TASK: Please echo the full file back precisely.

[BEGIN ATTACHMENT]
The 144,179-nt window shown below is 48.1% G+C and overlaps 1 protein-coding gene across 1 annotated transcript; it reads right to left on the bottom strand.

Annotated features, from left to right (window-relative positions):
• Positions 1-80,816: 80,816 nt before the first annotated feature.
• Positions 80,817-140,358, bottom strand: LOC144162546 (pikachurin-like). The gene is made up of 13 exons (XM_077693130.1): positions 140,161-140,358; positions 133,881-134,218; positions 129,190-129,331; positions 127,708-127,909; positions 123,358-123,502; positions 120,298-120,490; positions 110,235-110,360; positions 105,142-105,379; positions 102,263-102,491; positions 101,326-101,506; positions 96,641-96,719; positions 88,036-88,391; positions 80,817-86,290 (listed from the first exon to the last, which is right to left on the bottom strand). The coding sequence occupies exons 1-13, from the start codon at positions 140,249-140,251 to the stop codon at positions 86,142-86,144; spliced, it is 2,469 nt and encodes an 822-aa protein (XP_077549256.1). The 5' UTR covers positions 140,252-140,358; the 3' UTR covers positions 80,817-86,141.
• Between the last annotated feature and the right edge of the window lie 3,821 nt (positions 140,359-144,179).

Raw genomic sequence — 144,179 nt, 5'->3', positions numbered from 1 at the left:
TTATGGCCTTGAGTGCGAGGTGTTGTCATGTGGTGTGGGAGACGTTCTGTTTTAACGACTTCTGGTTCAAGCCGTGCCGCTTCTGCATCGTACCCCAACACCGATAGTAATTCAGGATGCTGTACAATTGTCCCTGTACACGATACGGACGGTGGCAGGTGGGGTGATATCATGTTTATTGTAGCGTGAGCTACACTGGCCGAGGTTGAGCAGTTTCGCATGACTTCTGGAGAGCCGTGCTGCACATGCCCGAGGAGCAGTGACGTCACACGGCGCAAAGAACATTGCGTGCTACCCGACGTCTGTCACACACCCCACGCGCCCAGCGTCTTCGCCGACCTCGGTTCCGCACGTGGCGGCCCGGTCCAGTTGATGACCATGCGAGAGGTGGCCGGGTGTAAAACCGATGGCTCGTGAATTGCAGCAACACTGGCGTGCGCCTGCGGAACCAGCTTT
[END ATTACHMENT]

The 144,179-nt window shown below is 48.1% G+C and overlaps 1 protein-coding gene across 1 annotated transcript; it reads right to left on the bottom strand.

Annotated features, from left to right (window-relative positions):
• Positions 1-80,816: 80,816 nt before the first annotated feature.
• Positions 80,817-140,358, bottom strand: LOC144162546 (pikachurin-like). The gene is made up of 13 exons (XM_077693130.1): positions 140,161-140,358; positions 133,881-134,218; positions 129,190-129,331; positions 127,708-127,909; positions 123,358-123,502; positions 120,298-120,490; positions 110,235-110,360; positions 105,142-105,379; positions 102,263-102,491; positions 101,326-101,506; positions 96,641-96,719; positions 88,036-88,391; positions 80,817-86,290 (listed from the first exon to the last, which is right to left on the bottom strand). The coding sequence occupies exons 1-13, from the start codon at positions 140,249-140,251 to the stop codon at positions 86,142-86,144; spliced, it is 2,469 nt and encodes an 822-aa protein (XP_077549256.1). The 5' UTR covers positions 140,252-140,358; the 3' UTR covers positions 80,817-86,141.
• Between the last annotated feature and the right edge of the window lie 3,821 nt (positions 140,359-144,179).

Raw genomic sequence — 144,179 nt, 5'->3', positions numbered from 1 at the left:
TTATGGCCTTGAGTGCGAGGTGTTGTCATGTGGTGTGGGAGACGTTCTGTTTTAACGACTTCTGGTTCAAGCCGTGCCGCTTCTGCATCGTACCCCAACACCGATAGTAATTCAGGATGCTGTACAATTGTCCCTGTACACGATACGGACGGTGGCAGGTGGGGTGATATCATGTTTATTGTAGCGTGAGCTACACTGGCCGAGGTTGAGCAGTTTCGCATGACTTCTGGAGAGCCGTGCTGCACATGCCCGAGGAGCAGTGACGTCACACGGCGCAAAGAACATTGCGTGCTACCCGACGTCTGTCACACACCCCACGCGCCCAGCGTCTTCGCCGACCTCGGTTCCGCACGTGGCGGCCCGGTCCAGTTGATGACCATGCGAGAGGTGGCCGGGTGTAAAACCGATGGCTCGTGAATTGCAGCAACACTGGCGTGCGCCTGCGGAACCAGCTTT